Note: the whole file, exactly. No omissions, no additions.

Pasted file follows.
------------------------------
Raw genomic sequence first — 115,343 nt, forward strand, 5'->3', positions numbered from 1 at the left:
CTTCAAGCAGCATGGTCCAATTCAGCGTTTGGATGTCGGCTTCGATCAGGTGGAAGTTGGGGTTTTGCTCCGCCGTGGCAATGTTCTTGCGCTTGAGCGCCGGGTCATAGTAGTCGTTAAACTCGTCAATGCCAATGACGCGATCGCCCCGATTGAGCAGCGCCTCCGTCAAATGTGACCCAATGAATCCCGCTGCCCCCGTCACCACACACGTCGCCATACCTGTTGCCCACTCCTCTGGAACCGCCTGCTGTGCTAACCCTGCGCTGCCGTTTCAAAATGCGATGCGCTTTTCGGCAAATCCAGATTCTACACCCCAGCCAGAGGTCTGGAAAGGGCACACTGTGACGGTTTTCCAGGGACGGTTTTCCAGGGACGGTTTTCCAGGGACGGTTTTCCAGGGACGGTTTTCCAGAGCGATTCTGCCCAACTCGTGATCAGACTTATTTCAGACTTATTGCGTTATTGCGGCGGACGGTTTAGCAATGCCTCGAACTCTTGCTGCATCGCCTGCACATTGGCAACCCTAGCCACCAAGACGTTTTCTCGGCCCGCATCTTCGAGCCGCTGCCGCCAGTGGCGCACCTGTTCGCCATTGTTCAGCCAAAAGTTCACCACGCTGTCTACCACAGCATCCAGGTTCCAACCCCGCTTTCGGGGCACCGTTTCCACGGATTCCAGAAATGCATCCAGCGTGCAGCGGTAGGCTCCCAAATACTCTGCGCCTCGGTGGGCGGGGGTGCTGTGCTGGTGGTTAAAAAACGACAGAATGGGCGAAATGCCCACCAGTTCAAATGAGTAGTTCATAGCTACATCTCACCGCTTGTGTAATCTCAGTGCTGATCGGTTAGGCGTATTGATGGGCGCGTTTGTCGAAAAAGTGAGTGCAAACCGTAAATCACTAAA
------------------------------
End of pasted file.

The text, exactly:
Raw genomic sequence first — 115,343 nt, forward strand, 5'->3', positions numbered from 1 at the left:
CTTCAAGCAGCATGGTCCAATTCAGCGTTTGGATGTCGGCTTCGATCAGGTGGAAGTTGGGGTTTTGCTCCGCCGTGGCAATGTTCTTGCGCTTGAGCGCCGGGTCATAGTAGTCGTTAAACTCGTCAATGCCAATGACGCGATCGCCCCGATTGAGCAGCGCCTCCGTCAAATGTGACCCAATGAATCCCGCTGCCCCCGTCACCACACACGTCGCCATACCTGTTGCCCACTCCTCTGGAACCGCCTGCTGTGCTAACCCTGCGCTGCCGTTTCAAAATGCGATGCGCTTTTCGGCAAATCCAGATTCTACACCCCAGCCAGAGGTCTGGAAAGGGCACACTGTGACGGTTTTCCAGGGACGGTTTTCCAGGGACGGTTTTCCAGGGACGGTTTTCCAGGGACGGTTTTCCAGAGCGATTCTGCCCAACTCGTGATCAGACTTATTTCAGACTTATTGCGTTATTGCGGCGGACGGTTTAGCAATGCCTCGAACTCTTGCTGCATCGCCTGCACATTGGCAACCCTAGCCACCAAGACGTTTTCTCGGCCCGCATCTTCGAGCCGCTGCCGCCAGTGGCGCACCTGTTCGCCATTGTTCAGCCAAAAGTTCACCACGCTGTCTACCACAGCATCCAGGTTCCAACCCCGCTTTCGGGGCACCGTTTCCACGGATTCCAGAAATGCATCCAGCGTGCAGCGGTAGGCTCCCAAATACTCTGCGCCTCGGTGGGCGGGGGTGCTGTGCTGGTGGTTAAAAAACGACAGAATGGGCGAAATGCCCACCAGTTCAAATGAGTAGTTCATAGCTACATCTCACCGCTTGTGTAATCTCAGTGCTGATCGGTTAGGCGTATTGATGGGCGCGTTTGTCGAAAAAGTGAGTGCAAACCGTAAATCACTAAA